In a nutshell, Alec Giffen, head of Baldacci's Wind Task Force, met individually and privately with the wind developers UPC (First Wind), Independence Wind (Angus King & Rob Gardiner), Transcanada and others. A map of Maine was laid on the table and each developer identified those areas they wanted to have expedited. Each developer agreed to keep what was said at the meeting confidential. Then Giffen consolidated all the areas into a single map which each developer was shown. Upon agreeing to the overall boundaries, each developer was required to sign an agreement to support the map both publicly and privately and resist any effort to change the boundaries by the legislature.

Note that many of those involved with the original Wind Task Force, which frequently conducted its business behind closed doors, are now crying foul that Gov. LePage wants his emergency legislation not to be subject to Maine's Freedom of Access Act.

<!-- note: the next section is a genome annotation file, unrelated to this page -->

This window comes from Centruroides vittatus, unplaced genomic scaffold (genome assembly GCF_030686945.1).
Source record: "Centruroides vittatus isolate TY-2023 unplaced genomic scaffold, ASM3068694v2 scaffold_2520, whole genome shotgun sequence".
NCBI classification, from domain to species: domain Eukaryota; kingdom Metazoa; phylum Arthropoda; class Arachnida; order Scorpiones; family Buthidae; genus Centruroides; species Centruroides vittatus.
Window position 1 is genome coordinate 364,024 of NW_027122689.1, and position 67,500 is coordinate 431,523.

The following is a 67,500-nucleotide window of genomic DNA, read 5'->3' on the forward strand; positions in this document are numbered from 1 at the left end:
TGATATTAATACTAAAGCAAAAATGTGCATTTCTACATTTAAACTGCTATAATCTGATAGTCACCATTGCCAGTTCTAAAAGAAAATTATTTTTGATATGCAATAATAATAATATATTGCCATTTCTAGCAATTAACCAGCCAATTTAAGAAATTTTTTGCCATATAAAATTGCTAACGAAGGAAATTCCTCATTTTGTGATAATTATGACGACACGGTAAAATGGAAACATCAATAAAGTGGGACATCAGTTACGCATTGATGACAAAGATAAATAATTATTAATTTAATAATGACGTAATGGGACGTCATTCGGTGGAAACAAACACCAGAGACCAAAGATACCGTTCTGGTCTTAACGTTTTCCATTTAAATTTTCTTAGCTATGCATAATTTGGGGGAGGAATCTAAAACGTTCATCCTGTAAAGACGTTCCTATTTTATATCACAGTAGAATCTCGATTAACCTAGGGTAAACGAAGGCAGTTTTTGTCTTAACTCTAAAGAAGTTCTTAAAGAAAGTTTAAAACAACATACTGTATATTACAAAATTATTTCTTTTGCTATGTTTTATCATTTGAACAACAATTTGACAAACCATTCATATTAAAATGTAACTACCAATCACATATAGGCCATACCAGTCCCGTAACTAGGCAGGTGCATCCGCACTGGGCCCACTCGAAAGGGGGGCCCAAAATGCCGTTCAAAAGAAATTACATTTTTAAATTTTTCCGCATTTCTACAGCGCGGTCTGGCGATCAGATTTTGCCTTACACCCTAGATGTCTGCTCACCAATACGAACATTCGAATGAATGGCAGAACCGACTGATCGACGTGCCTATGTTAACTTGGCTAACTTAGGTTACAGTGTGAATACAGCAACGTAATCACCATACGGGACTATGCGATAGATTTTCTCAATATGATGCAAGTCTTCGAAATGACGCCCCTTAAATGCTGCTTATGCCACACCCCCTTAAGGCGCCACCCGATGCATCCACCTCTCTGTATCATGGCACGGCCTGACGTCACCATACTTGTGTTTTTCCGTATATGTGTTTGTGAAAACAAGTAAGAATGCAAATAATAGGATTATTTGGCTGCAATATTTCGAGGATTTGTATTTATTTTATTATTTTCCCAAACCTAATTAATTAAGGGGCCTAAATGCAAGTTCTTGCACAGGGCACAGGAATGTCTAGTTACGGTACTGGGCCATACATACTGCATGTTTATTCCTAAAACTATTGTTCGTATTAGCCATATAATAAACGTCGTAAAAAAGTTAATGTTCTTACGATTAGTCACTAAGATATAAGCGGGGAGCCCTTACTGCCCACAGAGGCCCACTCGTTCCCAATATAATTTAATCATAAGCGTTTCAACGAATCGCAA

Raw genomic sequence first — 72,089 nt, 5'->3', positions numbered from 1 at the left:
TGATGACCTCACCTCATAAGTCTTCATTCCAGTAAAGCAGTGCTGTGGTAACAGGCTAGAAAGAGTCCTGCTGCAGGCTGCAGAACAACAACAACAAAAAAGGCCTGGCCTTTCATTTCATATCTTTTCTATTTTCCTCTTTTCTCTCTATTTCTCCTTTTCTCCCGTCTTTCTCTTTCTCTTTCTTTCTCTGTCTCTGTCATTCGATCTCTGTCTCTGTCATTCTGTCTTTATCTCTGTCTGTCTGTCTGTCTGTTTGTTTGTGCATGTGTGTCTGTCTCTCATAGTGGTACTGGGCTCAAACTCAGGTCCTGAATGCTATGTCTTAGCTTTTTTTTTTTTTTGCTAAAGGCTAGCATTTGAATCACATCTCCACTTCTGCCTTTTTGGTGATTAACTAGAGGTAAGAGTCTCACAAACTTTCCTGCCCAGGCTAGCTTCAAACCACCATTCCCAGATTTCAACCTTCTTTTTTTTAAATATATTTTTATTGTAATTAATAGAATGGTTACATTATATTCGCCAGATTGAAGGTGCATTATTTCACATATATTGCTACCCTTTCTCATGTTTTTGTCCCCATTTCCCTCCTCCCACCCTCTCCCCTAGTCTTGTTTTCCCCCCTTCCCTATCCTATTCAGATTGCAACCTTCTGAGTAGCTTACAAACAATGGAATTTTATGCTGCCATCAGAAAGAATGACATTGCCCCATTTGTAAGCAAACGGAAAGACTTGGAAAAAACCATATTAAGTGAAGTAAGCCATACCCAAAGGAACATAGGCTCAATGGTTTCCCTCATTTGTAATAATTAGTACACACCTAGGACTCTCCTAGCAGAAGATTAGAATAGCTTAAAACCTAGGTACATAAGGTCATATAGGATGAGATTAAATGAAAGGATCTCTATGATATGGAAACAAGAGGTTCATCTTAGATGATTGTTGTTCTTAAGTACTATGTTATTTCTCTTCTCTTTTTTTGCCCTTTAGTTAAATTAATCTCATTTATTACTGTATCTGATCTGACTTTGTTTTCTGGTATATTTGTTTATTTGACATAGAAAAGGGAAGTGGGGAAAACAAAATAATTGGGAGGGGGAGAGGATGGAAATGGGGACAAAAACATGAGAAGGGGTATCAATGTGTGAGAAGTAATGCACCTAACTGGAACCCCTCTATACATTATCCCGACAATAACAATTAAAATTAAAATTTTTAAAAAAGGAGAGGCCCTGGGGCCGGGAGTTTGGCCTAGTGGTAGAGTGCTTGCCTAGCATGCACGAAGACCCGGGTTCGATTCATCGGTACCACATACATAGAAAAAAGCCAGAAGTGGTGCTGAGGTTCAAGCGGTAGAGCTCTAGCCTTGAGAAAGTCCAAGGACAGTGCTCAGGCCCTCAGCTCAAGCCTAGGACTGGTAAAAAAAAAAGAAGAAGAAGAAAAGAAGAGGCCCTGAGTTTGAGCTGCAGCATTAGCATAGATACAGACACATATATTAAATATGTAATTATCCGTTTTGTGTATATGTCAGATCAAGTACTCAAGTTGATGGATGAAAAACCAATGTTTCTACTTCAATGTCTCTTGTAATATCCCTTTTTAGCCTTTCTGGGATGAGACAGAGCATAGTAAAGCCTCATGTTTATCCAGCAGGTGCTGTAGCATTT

By the way, when PPDLW tried to include that memo in its testimony for the 2nd Bowers application, our request was denied. We had hoped to show how arbitrarily the boundaries were drawn, with no regard for scenic impact, nearby affected resources, population centers, etc.

Comment by Eric A. Tuttle on January 30, 2018 at 10:18am

I believe the Expedited Areas are any found (by the industry) to be best suitable wind areas that may qualify for Wind Production, prior to any real set of Rules or Statutes were enacted. Though a supposed firm set of Rules are being created and some may end up in a statute, (if not modified on a per need basis) is in process. These would most likely govern the entire state for all communities and UT's.  The exclusions came by community requests that filed. UT's that had a sufficient population, the same.